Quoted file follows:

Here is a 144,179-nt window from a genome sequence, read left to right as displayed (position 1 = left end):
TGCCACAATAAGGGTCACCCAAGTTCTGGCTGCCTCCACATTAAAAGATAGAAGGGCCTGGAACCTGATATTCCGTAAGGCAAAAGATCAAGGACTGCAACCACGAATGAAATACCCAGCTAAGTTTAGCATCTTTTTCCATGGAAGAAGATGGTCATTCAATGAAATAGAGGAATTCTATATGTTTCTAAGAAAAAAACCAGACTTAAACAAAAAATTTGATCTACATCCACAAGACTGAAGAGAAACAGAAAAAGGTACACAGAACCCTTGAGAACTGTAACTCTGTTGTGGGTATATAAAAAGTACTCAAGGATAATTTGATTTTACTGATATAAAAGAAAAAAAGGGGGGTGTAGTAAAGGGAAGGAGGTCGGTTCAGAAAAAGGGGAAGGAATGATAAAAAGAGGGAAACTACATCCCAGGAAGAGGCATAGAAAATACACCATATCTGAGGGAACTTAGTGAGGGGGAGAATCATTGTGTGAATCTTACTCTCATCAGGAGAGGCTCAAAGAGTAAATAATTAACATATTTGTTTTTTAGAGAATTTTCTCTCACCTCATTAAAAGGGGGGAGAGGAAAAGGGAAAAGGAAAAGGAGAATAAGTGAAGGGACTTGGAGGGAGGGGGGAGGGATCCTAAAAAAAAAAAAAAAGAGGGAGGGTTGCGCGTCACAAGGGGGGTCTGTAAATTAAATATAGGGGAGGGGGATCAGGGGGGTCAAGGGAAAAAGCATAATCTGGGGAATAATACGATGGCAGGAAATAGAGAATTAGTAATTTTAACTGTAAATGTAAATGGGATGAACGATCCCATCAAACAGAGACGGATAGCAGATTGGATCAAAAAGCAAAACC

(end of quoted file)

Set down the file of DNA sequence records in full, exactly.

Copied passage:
Here is a 144,179-nt window from a genome sequence, read left to right as displayed (position 1 = left end):
TGCCACAATAAGGGTCACCCAAGTTCTGGCTGCCTCCACATTAAAAGATAGAAGGGCCTGGAACCTGATATTCCGTAAGGCAAAAGATCAAGGACTGCAACCACGAATGAAATACCCAGCTAAGTTTAGCATCTTTTTCCATGGAAGAAGATGGTCATTCAATGAAATAGAGGAATTCTATATGTTTCTAAGAAAAAAACCAGACTTAAACAAAAAATTTGATCTACATCCACAAGACTGAAGAGAAACAGAAAAAGGTACACAGAACCCTTGAGAACTGTAACTCTGTTGTGGGTATATAAAAAGTACTCAAGGATAATTTGATTTTACTGATATAAAAGAAAAAAAGGGGGGTGTAGTAAAGGGAAGGAGGTCGGTTCAGAAAAAGGGGAAGGAATGATAAAAAGAGGGAAACTACATCCCAGGAAGAGGCATAGAAAATACACCATATCTGAGGGAACTTAGTGAGGGGGAGAATCATTGTGTGAATCTTACTCTCATCAGGAGAGGCTCAAAGAGTAAATAATTAACATATTTGTTTTTTAGAGAATTTTCTCTCACCTCATTAAAAGGGGGGAGAGGAAAAGGGAAAAGGAAAAGGAGAATAAGTGAAGGGACTTGGAGGGAGGGGGGAGGGATCCTAAAAAAAAAAAAAAAGAGGGAGGGTTGCGCGTCACAAGGGGGGTCTGTAAATTAAATATAGGGGAGGGGGATCAGGGGGGTCAAGGGAAAAAGCATAATCTGGGGAATAATACGATGGCAGGAAATAGAGAATTAGTAATTTTAACTGTAAATGTAAATGGGATGAACGATCCCATCAAACAGAGACGGATAGCAGATTGGATCAAAAAGCAAAACC